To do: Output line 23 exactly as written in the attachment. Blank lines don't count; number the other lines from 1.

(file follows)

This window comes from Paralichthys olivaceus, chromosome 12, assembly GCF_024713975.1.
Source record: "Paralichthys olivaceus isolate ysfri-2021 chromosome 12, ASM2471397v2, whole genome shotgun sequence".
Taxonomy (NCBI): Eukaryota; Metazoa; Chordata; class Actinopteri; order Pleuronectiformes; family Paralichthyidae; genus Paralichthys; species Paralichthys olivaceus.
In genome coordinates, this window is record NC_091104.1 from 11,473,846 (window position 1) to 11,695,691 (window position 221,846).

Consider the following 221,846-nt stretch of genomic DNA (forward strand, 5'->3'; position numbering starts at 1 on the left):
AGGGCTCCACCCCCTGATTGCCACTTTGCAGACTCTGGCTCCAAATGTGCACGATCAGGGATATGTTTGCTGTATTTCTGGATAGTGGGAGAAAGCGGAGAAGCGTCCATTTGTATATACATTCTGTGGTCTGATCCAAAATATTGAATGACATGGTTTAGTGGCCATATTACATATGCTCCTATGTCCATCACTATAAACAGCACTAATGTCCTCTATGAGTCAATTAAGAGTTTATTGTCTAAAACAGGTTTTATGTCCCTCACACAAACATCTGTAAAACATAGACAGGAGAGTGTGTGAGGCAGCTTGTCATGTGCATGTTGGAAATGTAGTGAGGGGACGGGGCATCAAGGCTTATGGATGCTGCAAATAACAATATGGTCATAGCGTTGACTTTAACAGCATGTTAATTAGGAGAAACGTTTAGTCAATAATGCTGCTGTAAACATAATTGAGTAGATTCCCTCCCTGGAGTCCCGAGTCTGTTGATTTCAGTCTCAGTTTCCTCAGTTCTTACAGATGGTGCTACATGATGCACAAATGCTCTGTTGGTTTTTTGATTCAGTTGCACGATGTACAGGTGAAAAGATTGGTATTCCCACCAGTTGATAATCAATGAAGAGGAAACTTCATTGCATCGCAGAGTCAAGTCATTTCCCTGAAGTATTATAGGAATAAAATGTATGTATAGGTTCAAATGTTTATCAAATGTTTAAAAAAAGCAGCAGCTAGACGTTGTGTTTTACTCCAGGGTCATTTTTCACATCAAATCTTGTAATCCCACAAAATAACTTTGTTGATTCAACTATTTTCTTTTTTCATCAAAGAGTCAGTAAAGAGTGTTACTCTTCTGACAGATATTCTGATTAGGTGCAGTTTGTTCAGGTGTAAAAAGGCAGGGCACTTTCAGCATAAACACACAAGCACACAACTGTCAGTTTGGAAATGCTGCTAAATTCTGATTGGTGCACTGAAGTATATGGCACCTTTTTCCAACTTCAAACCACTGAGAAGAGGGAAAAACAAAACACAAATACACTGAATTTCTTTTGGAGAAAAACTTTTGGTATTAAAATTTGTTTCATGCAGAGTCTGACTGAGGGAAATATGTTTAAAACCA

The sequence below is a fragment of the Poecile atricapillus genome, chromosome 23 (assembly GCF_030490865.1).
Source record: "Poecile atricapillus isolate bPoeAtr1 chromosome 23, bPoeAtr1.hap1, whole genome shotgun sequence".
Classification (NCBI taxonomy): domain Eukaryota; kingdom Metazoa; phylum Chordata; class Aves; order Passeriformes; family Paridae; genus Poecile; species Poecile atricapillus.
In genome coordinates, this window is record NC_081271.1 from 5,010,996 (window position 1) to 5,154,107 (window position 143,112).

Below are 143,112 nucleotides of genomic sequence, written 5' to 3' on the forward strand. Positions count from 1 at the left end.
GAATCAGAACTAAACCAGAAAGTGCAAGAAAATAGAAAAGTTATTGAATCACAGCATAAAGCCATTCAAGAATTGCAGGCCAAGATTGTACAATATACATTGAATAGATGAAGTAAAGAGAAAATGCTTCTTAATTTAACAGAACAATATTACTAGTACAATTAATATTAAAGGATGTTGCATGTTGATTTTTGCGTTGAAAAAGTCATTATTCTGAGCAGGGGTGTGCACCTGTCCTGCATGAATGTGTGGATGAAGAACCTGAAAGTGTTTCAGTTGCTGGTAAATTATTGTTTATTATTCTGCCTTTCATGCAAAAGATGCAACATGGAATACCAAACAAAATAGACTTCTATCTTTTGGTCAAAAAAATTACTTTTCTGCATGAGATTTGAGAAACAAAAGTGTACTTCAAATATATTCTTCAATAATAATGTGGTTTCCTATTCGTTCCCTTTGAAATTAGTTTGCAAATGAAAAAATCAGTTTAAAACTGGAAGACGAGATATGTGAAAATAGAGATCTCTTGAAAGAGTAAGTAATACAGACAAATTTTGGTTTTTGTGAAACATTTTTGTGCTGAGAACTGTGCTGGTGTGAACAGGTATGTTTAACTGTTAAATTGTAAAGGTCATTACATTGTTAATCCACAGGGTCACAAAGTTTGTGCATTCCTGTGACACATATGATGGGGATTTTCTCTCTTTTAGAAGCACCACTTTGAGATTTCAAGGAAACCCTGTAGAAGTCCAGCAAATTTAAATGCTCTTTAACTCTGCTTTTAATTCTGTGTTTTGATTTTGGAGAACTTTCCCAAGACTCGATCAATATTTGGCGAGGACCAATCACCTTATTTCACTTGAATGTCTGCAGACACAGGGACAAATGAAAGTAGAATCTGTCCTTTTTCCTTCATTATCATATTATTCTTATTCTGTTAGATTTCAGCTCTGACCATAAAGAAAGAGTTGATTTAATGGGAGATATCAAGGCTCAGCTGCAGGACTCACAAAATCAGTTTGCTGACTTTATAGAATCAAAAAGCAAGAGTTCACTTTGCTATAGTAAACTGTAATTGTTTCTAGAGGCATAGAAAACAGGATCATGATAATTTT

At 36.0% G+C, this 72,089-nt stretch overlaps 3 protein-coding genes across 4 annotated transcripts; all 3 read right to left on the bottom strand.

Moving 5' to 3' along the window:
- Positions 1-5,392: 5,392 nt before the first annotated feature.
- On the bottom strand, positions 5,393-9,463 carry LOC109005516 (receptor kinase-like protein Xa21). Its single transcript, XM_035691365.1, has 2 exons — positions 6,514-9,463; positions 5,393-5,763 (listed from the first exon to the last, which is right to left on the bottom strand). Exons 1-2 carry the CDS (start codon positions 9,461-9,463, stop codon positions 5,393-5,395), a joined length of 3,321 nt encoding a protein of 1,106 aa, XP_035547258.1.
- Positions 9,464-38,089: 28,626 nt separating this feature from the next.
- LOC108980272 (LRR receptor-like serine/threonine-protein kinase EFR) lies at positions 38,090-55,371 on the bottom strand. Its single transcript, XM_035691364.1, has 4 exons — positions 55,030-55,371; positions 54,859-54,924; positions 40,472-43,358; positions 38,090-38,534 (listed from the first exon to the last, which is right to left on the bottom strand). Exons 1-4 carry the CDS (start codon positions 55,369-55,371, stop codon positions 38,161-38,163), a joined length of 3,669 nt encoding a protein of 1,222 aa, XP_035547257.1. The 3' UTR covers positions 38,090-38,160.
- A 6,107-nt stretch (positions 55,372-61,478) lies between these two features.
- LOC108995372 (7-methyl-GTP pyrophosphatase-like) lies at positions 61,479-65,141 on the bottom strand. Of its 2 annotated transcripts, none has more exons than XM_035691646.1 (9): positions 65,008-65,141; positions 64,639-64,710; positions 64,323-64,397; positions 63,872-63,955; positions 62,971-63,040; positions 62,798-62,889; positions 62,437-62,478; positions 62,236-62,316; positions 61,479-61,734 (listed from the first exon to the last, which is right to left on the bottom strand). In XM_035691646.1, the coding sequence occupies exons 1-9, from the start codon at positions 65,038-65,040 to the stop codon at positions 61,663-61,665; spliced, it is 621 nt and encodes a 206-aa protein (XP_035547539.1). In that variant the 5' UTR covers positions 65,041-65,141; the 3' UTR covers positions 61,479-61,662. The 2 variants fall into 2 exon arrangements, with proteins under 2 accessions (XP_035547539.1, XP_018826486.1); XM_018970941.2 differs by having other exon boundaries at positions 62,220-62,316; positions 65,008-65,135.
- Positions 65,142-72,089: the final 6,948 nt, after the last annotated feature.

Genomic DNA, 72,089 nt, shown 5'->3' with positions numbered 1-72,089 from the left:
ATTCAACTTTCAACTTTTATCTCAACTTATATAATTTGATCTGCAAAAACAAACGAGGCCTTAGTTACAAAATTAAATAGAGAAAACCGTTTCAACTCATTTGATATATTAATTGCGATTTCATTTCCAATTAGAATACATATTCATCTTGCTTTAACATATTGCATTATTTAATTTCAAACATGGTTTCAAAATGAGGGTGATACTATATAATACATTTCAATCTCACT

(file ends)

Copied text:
ATTCAACTTTCAACTTTTATCTCAACTTATATAATTTGATCTGCAAAAACAAACGAGGCCTTAGTTACAAAATTAAATAGAGAAAACCGTTTCAACTCATTTGATATATTAATTGCGATTTCATTTCCAATTAGAATACATATTCATCTTGCTTTAACATATTGCATTATTTAATTTCAAACATGGTTTCAAAATGAGGGTGATACTATATAATACATTTCAATCTCACT